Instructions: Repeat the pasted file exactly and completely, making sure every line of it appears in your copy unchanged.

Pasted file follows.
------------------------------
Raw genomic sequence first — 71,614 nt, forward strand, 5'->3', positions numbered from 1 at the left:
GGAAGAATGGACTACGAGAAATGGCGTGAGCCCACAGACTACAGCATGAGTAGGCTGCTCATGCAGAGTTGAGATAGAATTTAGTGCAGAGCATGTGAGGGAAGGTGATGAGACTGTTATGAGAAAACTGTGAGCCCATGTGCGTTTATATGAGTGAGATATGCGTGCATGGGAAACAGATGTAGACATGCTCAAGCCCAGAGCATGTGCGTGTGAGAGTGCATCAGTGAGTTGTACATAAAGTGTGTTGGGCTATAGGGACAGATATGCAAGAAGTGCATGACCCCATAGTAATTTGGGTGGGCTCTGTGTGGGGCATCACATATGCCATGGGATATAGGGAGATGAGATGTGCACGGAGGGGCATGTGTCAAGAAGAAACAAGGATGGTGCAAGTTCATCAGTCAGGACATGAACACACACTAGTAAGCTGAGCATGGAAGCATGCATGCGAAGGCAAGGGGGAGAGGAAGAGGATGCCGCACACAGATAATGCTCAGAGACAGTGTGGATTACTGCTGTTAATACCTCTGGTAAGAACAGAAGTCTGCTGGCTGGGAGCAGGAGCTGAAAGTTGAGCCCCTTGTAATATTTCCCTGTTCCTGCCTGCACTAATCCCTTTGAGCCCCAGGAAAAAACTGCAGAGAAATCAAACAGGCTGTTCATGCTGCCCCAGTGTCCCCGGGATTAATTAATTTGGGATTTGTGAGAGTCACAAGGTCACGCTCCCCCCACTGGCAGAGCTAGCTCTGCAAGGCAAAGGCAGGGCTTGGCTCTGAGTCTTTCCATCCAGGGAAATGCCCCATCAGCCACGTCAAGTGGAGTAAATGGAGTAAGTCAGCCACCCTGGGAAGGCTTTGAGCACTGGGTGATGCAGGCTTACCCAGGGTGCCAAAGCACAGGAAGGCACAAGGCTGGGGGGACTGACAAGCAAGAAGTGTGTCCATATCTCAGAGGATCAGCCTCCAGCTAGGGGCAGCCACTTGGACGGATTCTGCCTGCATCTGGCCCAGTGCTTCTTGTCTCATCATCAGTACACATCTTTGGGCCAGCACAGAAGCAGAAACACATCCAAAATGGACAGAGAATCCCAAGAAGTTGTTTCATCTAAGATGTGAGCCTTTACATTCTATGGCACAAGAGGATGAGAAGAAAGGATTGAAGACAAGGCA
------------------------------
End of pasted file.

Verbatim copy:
Raw genomic sequence first — 71,614 nt, forward strand, 5'->3', positions numbered from 1 at the left:
GGAAGAATGGACTACGAGAAATGGCGTGAGCCCACAGACTACAGCATGAGTAGGCTGCTCATGCAGAGTTGAGATAGAATTTAGTGCAGAGCATGTGAGGGAAGGTGATGAGACTGTTATGAGAAAACTGTGAGCCCATGTGCGTTTATATGAGTGAGATATGCGTGCATGGGAAACAGATGTAGACATGCTCAAGCCCAGAGCATGTGCGTGTGAGAGTGCATCAGTGAGTTGTACATAAAGTGTGTTGGGCTATAGGGACAGATATGCAAGAAGTGCATGACCCCATAGTAATTTGGGTGGGCTCTGTGTGGGGCATCACATATGCCATGGGATATAGGGAGATGAGATGTGCACGGAGGGGCATGTGTCAAGAAGAAACAAGGATGGTGCAAGTTCATCAGTCAGGACATGAACACACACTAGTAAGCTGAGCATGGAAGCATGCATGCGAAGGCAAGGGGGAGAGGAAGAGGATGCCGCACACAGATAATGCTCAGAGACAGTGTGGATTACTGCTGTTAATACCTCTGGTAAGAACAGAAGTCTGCTGGCTGGGAGCAGGAGCTGAAAGTTGAGCCCCTTGTAATATTTCCCTGTTCCTGCCTGCACTAATCCCTTTGAGCCCCAGGAAAAAACTGCAGAGAAATCAAACAGGCTGTTCATGCTGCCCCAGTGTCCCCGGGATTAATTAATTTGGGATTTGTGAGAGTCACAAGGTCACGCTCCCCCCACTGGCAGAGCTAGCTCTGCAAGGCAAAGGCAGGGCTTGGCTCTGAGTCTTTCCATCCAGGGAAATGCCCCATCAGCCACGTCAAGTGGAGTAAATGGAGTAAGTCAGCCACCCTGGGAAGGCTTTGAGCACTGGGTGATGCAGGCTTACCCAGGGTGCCAAAGCACAGGAAGGCACAAGGCTGGGGGGACTGACAAGCAAGAAGTGTGTCCATATCTCAGAGGATCAGCCTCCAGCTAGGGGCAGCCACTTGGACGGATTCTGCCTGCATCTGGCCCAGTGCTTCTTGTCTCATCATCAGTACACATCTTTGGGCCAGCACAGAAGCAGAAACACATCCAAAATGGACAGAGAATCCCAAGAAGTTGTTTCATCTAAGATGTGAGCCTTTACATTCTATGGCACAAGAGGATGAGAAGAAAGGATTGAAGACAAGGCA